Two weeks after she left home to work in the COVID-19 unit, Guo had settled into her dorm room, which sounded a lot like what it’s like to move in as a college student, quirks and all. The mattresses all sagged in the middle; the water took 20 minutes to heat up as it cycled through the building. Guo brought microwave noodles in case she got hungry, medical books to study at night and a yoga mat to keep her occupied. On her days off, she WeChats with her kids. She helps them with their Chinese homework and makes sure they’re practicing the piano. She said it’s still surreal, but she’s getting used to it.
“I hope this thing goes away very soon, but it feels like more of a, ‘Hey, we have this, we got this,’” she said. Initially, Guo was worried about having enough masks, but she gets a new N95 each day, which she can disinfect under a UV light daily. She feels supported by her colleagues, and the leadership.
Guo isn’t working with the sickest patients on ventilators, but she is treating patients who need oxygen to breathe and who have other health problems like lung disease and obesity that can make the coronavirus more serious. She said because of their comorbidities, many of these patients are no strangers to serious illness.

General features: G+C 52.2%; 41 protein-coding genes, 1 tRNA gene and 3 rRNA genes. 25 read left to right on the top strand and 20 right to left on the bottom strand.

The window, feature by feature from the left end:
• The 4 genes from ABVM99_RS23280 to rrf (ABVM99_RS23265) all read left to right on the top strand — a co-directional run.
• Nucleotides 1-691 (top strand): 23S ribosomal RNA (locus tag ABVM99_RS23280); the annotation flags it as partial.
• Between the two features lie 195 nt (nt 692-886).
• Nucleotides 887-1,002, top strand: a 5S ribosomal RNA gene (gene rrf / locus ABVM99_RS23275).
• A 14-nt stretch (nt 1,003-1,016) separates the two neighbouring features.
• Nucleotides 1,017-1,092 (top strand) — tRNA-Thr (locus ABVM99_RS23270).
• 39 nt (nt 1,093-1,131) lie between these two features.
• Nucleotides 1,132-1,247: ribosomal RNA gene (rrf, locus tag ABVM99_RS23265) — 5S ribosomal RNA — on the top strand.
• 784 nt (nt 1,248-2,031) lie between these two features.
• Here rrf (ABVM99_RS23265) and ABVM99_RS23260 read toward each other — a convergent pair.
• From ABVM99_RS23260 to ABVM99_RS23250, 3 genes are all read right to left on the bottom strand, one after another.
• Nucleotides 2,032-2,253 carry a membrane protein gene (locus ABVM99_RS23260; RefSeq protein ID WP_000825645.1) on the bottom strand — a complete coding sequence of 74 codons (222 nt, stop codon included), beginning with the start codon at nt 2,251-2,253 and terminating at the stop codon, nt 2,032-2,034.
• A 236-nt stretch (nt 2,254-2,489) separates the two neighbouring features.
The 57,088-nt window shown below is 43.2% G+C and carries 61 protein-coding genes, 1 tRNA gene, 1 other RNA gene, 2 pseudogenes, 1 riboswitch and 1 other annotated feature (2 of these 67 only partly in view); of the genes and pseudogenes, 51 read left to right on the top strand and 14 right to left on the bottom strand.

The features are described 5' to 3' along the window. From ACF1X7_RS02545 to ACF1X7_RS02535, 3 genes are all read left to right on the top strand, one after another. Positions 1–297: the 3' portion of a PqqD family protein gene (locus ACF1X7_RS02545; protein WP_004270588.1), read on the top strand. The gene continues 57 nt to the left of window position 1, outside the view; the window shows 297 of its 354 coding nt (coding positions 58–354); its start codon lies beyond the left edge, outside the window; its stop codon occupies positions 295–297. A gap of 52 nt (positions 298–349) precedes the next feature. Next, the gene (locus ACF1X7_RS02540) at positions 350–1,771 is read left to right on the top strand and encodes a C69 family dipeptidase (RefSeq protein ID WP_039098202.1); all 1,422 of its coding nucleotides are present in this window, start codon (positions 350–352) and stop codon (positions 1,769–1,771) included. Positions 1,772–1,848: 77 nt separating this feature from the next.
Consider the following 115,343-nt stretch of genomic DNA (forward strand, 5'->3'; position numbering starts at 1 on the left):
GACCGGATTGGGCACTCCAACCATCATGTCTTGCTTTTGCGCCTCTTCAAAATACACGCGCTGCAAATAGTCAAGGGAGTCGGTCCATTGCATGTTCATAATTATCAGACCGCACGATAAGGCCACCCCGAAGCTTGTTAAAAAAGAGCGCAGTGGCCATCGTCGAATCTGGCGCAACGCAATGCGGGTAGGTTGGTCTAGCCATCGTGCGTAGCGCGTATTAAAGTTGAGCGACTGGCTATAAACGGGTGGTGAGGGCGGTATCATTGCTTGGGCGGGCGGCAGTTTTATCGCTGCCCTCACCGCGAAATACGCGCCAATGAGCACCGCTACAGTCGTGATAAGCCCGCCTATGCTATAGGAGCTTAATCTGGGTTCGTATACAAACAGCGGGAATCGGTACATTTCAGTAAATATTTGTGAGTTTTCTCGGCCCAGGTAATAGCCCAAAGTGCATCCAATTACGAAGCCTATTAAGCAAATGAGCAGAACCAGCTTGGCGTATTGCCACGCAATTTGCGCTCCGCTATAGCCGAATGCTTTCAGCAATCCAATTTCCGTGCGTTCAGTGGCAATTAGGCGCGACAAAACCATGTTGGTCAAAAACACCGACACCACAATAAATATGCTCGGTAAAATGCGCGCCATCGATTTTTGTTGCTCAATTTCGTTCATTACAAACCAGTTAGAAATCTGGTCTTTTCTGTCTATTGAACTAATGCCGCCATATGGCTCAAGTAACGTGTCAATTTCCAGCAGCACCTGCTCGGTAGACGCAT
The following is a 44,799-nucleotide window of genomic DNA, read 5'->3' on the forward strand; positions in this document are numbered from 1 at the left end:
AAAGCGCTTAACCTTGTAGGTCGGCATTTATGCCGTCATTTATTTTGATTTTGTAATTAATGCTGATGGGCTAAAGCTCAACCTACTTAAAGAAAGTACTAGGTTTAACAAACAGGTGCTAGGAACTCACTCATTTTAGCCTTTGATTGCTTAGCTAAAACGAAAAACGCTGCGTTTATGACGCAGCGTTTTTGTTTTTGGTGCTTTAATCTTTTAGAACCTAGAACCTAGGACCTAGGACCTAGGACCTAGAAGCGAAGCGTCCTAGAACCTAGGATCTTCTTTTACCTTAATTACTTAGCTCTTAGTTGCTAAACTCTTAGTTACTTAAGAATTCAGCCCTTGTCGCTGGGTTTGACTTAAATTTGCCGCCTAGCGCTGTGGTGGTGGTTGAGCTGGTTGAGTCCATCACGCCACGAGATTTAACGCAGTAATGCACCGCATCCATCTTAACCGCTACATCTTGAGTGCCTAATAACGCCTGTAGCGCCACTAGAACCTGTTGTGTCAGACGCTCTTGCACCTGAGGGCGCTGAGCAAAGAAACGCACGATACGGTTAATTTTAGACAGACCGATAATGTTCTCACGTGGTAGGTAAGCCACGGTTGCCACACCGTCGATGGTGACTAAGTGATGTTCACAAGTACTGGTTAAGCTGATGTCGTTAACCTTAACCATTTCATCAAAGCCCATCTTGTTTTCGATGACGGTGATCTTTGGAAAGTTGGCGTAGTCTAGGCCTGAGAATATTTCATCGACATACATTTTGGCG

“They know that when they get sick, they get sick.” But the more patients she sees, the more she identifies familiar problems that she and her pulmonary colleagues know how to treat. Guo said the biggest difference in her work since the start of the pandemic hasn’t been the type of care she offers. It’s been the loneliness and anxiety patients feel because there are no visitors allowed in the hospital.
They spend long hours in small, windowless rooms, often repurposed for long-term recovery. They wait alone, on uncomfortable stretchers, because beds don’t fit through the smaller doorways. Guo recalled one patient who was in stable condition, and preparing to be discharged, but was still riddled with fear. “[The] gentleman said to me, ‘Am I gonna die here?’ and he was doing fine,” Guo recalled.
Guo said the longer she’s there and the more comfortable she gets with the new protocols, the less vulnerable she feels. It makes her feel less like she’s going off to war, and more like she’s just showing up for work. Temple is discharging upwards of 20 COVID-19 patients each day. Of the 11 patients Guo treated the day we spoke, three were well enough to go home. Soon, she’s hoping for a long enough break in her shifts so that she can, too.
Thank you Nanzhou for your commitment, dedication, and compassion for your patients and communities.